Leader of Modern Neurology Raymond D. Adams, MD, Dies at 97
Raymond D. Adams, MD, Bullard Professor of Neuropathology Emeritus at Harvard Medical School (HMS) and former chief of neurology at Massachusetts General Hospital (MGH), died of complications from congestive heart failure on Oct. 18. Those who worked closely with Dr. Adams described him as a leader of modern neurology. He was 97.
Born in Portland, OR, in 1911, he received his undergraduate degree from the University of Oregon and his medical degree in 1936 from Duke University School of Medicine. After a year at Yale University Medical Center for a fellowship, he moved to the neuropathology laboratories at Boston City Hospital. In 1951, he became chief of neurology at the MGH, where he established a separate pediatric neurology division. Dr. Adams also served as chairman of HMS neurology department from 1966 to 1970 and as a visiting professor at the American University in Beirut and at the University of Lucerne.
Dr. Adams retired as neurology chief at HMS at 1977, having established a prominent neuroscience research program and support for the study of patients living with neurologic disease. He advocated for the development and research of subspecialty areas in neurology, establishing children's neurology, mental retardation, learning disorders, and muscle diseases as a part of general neurology, said Allan Ropper, MD, executive vice chair of neurology at the Brigham and Women's Hospital in Boston. Dr. Ropper was the last chief resident to serve with Dr. Adams at MGH.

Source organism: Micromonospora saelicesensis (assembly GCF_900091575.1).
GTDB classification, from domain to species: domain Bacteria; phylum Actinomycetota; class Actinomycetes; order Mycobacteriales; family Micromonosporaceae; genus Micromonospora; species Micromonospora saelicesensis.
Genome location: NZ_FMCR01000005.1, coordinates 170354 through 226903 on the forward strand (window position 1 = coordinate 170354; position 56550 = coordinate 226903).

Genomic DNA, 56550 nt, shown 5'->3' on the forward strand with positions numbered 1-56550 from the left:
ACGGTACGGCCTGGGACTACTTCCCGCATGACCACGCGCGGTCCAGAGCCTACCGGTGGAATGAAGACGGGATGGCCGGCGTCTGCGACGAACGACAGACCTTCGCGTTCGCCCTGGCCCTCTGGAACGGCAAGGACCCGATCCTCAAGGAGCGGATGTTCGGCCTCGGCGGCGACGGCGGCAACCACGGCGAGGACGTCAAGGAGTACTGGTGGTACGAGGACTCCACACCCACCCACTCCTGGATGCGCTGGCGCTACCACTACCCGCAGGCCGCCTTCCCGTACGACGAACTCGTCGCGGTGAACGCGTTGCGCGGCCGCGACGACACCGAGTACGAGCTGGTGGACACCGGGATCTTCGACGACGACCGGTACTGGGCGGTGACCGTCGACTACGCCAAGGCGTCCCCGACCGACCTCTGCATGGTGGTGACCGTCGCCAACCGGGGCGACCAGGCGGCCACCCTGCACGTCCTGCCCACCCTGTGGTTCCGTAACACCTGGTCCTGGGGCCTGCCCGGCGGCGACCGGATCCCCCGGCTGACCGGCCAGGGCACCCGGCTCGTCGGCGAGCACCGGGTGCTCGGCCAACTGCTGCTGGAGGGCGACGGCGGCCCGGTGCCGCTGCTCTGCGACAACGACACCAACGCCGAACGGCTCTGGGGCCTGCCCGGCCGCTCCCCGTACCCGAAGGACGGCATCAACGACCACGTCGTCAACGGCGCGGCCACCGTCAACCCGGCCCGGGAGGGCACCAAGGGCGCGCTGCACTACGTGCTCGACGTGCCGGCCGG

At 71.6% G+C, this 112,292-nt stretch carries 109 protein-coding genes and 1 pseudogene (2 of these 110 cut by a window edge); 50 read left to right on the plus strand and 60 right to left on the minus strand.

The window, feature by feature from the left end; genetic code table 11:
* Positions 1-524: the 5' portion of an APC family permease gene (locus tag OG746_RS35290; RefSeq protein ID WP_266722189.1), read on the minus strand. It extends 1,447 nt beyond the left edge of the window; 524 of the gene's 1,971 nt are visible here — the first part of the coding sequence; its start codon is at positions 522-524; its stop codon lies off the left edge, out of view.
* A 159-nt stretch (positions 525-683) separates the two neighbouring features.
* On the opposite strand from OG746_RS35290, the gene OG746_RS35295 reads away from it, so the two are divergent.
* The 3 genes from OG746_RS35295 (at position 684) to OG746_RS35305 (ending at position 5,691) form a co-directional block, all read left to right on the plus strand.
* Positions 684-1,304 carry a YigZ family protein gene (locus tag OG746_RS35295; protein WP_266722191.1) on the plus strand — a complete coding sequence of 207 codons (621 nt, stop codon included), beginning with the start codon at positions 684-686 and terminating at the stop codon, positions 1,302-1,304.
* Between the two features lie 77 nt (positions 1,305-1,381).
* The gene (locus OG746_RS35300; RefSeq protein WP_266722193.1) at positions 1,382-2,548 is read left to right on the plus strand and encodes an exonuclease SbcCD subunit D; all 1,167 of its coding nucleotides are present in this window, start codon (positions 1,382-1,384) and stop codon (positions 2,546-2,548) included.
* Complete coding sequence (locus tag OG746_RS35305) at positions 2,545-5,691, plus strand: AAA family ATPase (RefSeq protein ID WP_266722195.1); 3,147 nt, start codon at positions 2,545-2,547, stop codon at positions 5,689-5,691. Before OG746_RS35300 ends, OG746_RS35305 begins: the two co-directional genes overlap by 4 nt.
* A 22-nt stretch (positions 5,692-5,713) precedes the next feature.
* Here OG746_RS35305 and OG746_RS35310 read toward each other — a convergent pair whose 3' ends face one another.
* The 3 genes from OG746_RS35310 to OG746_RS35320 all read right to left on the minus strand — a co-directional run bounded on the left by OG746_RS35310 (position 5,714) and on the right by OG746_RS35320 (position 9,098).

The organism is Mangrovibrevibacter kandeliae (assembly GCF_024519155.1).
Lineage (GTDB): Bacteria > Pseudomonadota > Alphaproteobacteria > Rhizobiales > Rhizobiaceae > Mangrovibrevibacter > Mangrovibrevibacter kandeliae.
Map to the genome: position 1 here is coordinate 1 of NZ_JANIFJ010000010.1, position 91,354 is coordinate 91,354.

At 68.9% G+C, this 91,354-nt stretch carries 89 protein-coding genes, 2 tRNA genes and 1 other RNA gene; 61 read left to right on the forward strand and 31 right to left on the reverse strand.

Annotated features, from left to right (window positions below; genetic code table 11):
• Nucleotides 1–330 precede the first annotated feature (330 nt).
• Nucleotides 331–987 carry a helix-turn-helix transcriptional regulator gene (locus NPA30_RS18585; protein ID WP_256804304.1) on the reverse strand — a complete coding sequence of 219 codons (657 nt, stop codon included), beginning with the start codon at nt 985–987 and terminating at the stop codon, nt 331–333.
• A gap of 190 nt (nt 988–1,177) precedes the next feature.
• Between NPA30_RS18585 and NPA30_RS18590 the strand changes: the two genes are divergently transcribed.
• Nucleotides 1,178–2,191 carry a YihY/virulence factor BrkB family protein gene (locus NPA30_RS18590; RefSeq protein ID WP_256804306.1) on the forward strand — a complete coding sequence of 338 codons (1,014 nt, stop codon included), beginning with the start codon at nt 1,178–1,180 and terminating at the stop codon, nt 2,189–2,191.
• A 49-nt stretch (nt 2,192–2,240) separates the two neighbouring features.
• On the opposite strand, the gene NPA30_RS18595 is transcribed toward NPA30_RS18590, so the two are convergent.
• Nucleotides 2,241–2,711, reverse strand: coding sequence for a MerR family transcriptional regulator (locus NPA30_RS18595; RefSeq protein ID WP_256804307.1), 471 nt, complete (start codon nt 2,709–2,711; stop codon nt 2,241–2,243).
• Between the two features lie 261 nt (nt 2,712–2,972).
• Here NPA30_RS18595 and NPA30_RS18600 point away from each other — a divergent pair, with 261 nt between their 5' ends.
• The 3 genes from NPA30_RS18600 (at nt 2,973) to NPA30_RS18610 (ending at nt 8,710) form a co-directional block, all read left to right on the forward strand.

“An important aspect of his teaching was his organized systematic approach to nervous system diseases and applying knowledge gained from pathology, anatomy, and physiology to unlock many aspects of neurological illnesses,” Louis R. Caplan, MD, professor of neurology at HMS and chief of the Stroke Service at the Beth Israel Deaconess Medical Center, told Neurology Today. “His knowledge and experience were widespread, ranging from pediatric conditions to muscle, peripheral nerve, spinal, and virtually all types of brain pathologies.”
Dr. Adams was a prolific writer and investigator, authoring more than 200 original papers and publications on the neurology of liver failure, striatonigral degeneration, autoimmune neuropathy, paraneoplastic neuropathy (with myeloma), oculomotor apraxia, pan-dysautonomia, and histiocytosis. He was the first to describe and use the terms for transient ischemic attacks, transient global amnesia, and normal pressure hydrocephalus. He was also renowned for his work on basilar artery stroke and hypoxic-ischemic encephalopathy after cardiac arrest. Among his students and colleagues were C. Miller Fisher, MD; Joseph M. Foley, MD; Edward P. Richardson, MD: J.P. Mohr, MD; Edward Kolodny, MD; Arthur K. Asbury, MD; James Corbett, MD; Benjamin R. Brooks, MD; and Gregory Cascino, MD.